16 CFC Games Played
29 CFC Goals
It’s fair to say that 1915 was a tumultuous year in the life of Ern Utting. In the space of a few months, young Ern was involved in a street brawl, found himself hauled before the courts and then headed off to the First World War.
Born and bred in Collingwood, Utting was a tough little kid from a tough suburb. In April of 1915, aged 18, he was part of a ‘push’ of youths that gathered in Smith Street. The police were called in, there were some altercations, and Ern found himself charged with assaulting a policeman. Two months later, he was convicted and fined.
But he had very little time to dwell on his misfortune, as he enlisted the very next month as a Gunner with the 47th Field Artillery. In court he’d given his occupation as a bootmaker, but on the enlistment forms it was ‘traveller’s assistant’ (salesman). Either way he headed to the Front, but his time there was brief. Ern had a heart condition that had afflicted him since suffering illness as a child. This occasionally made him short of breath, and he was discharged from the army as medically unfit in 1916. (as an aside, one of his brothers, Charles, won a military medal for bravery in the field in 1918)
Luckily, his early return provided the chance to start what turned out to be a remarkable football career. He played with Preston in 1917 before crossing to the Collingwood District Football Club, and he made a solitary appearance with the Collingwood seniors in 1919, kicking two goals in a promising debut. But it was his performances with the District side in the rest of that season which really got Magpie fans excited.
Despite standing just 166cm tall, Utting became the District competition’s dominant goalkicker. Using his judgement, speed, tenacity and uncanny reading of the play, he kicked more than 90 goals for the season, which some newspapers said “must have been a record”. He kicked five goals in a semi-final, five again the next week and regularly was in the goals as his team won the flag. Already it had become clear that he was too good for that level of football.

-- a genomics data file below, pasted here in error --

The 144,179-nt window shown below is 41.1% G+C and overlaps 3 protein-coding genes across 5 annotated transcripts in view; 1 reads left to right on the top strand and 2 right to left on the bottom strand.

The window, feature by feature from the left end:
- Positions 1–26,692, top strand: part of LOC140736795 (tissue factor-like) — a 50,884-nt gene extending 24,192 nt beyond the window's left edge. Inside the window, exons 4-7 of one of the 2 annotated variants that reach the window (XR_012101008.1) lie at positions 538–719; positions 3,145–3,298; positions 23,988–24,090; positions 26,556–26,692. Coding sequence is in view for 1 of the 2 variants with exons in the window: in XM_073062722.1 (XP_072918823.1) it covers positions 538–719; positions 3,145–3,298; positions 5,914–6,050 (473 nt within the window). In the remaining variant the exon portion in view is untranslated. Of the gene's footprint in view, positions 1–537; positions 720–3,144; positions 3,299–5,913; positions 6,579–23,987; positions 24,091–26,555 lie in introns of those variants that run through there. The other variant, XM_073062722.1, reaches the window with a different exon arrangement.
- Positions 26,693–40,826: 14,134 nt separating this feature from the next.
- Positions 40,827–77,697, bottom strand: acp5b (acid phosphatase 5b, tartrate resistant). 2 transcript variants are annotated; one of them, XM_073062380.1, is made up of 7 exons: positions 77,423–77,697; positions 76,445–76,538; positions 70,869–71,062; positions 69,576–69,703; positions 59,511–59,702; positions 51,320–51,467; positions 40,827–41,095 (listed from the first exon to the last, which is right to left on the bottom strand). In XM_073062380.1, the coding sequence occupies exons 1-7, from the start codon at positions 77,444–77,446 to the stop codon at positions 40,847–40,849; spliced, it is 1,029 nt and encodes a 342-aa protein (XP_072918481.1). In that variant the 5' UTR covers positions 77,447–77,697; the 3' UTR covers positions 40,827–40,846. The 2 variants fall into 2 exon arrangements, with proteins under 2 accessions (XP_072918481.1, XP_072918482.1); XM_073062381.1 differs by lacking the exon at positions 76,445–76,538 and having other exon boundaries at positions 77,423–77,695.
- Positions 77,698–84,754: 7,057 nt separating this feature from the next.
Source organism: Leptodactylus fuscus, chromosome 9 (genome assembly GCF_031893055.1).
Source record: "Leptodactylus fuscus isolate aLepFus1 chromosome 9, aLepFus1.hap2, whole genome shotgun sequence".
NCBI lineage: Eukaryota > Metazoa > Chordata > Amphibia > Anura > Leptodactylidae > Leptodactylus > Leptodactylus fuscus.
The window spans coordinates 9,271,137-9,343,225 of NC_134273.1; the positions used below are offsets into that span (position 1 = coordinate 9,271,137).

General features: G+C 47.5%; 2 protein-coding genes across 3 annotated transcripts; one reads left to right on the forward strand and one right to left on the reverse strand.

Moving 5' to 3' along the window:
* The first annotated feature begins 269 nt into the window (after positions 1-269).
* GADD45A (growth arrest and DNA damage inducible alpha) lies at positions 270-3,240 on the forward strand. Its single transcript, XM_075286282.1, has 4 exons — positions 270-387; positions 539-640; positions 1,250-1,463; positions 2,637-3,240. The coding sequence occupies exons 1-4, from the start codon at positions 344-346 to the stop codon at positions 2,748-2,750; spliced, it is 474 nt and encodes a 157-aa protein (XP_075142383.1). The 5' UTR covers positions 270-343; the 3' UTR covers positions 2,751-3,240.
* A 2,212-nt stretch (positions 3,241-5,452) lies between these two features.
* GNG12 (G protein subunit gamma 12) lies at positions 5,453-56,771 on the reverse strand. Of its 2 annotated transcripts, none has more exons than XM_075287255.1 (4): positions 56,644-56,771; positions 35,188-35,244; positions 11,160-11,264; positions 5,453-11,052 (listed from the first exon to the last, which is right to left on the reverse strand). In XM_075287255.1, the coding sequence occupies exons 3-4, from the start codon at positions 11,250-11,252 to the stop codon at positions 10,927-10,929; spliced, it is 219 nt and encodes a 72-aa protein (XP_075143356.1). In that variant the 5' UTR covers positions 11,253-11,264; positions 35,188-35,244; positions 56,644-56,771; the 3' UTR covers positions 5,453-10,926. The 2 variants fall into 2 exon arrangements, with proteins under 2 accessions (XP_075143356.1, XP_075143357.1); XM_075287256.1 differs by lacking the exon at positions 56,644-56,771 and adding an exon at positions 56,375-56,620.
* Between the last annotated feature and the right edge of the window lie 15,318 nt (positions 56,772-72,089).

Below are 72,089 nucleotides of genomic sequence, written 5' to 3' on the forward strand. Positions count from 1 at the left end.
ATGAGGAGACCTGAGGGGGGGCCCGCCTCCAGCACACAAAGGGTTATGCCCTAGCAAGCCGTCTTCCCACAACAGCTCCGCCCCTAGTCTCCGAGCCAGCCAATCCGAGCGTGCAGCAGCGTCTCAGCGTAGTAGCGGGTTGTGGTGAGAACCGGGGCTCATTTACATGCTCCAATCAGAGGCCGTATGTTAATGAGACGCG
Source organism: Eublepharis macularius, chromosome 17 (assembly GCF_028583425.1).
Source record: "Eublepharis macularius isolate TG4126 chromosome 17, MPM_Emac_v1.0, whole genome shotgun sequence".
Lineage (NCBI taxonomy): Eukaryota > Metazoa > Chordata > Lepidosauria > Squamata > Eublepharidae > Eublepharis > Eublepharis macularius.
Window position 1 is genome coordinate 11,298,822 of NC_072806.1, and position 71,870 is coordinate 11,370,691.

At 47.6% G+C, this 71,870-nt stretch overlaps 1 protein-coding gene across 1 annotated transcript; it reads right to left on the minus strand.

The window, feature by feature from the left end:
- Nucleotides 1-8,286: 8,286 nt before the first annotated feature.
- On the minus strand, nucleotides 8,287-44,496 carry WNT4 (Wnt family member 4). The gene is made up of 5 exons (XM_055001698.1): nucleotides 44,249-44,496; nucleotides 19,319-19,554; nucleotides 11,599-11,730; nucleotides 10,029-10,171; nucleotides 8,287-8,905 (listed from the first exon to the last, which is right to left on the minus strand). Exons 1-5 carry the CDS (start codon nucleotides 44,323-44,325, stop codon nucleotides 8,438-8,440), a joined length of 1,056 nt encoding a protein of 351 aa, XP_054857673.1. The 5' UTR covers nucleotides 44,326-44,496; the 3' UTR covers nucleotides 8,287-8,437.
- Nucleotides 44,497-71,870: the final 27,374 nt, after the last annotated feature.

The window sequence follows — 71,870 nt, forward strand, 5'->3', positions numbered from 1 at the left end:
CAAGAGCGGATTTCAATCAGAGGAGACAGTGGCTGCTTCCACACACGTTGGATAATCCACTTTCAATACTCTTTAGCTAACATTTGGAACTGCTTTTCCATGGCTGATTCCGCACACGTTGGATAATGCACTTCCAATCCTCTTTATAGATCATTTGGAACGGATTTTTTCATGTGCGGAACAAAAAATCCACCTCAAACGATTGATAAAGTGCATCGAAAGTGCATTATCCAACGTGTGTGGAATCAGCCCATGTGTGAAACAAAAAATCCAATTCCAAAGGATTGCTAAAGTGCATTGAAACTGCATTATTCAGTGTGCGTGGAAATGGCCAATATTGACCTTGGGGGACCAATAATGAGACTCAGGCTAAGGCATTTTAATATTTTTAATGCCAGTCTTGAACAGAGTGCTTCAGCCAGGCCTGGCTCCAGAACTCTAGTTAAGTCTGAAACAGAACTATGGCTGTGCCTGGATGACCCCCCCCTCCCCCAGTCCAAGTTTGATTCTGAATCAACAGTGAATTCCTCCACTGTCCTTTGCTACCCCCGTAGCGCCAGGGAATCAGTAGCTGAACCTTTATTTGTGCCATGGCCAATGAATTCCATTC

But he struggled to quite take the next step to VFL level. He played 12 games and kicked 23 goals in 1920 – a good return, marked by a bag of five goals and two bags of three. The nose for goals that had served him so well at lower levels still functioned effectively in the VFL, and he was particularly good at scouting the ball off packs. He filled in for Dick Lee in several games, and played alongside him in others, but had limited impact in a number of games and was criticised for “straying too far from the goalposts”.
Still, it had only been his first full season, so Magpie fans had plenty of reasons to be optimistic. But his career was briefly derailed by another off-field incident – a hotel brawl on Good Friday of 1921 that resulted in charges of assault and property damage. The fallout from those charges saw him miss the first half of the season, and he played out the rest of the year with the District side. He played three more games early in 1922 – for four goals – before returning to CDFC and playing in another Premiership.
Not unreasonably, Ern figured that his career at Collingwood was going nowhere. Sixteen games spread across three seasons was scant return for a player of such obvious quality. So he crossed to Hawthorn, then in the VFA, in the hope that a fresh start would bring more opportunities. And what a brilliant move that turned out to be.
It was the Hawks who made the masterstroke, actually, moving Utting to the back pocket. There he quickly won renown as a tough, dashing, fearless defender who “always fought like a tiger” and was famous for his “tenacious attack on the ball”. A recent publication of the Hawks Museum said: “His balding head and bowed legs made him a real favourite with the supporters as he guarded the opposition goals with fierce determination.”
Utting became a star at Hawthorn. He played in that team’s first game in the VFL (along with fellow former Magpies Jim Jackson and Stan McKenzie) and was the only player from that side to go on and play over 100 VFL games for the club. He was the first Hawthorn player to reach that mark. He won Hawthorn’s Club Champion award in 1927 and 1929. He was vice-captain in 1928, and again from 1930 until his retirement in 1932. He finished in the top 10 of the Brownlow three times.
He finally retired in 1932, at the age of 35, but continued on as playing coach of Hawthorn’s reserves team. And just to show he’d lost little of his competitiveness, he won the VFL’s Gardiner Medal for best player in the reserves competition. He later coached the Hawthorn thirds to a Premiership.
Ern Utting is, rightly, considered a big name at Hawthorn – a brilliant player and an ideal clubman. All of that could have been Collingwood’s, if the Magpies had persevered a bit longer – or had the ingenuity to try him in defence. But his connection to the black-and-white cause didn’t end when he crossed to Glenferrie: his nephew, Charlie, played 125 games for Collingwood in the 1940s. Sadly, Ern didn’t live to see Charlie lift the Copeland Trophy in 1950, having died suddenly in 1948, aged just 50.
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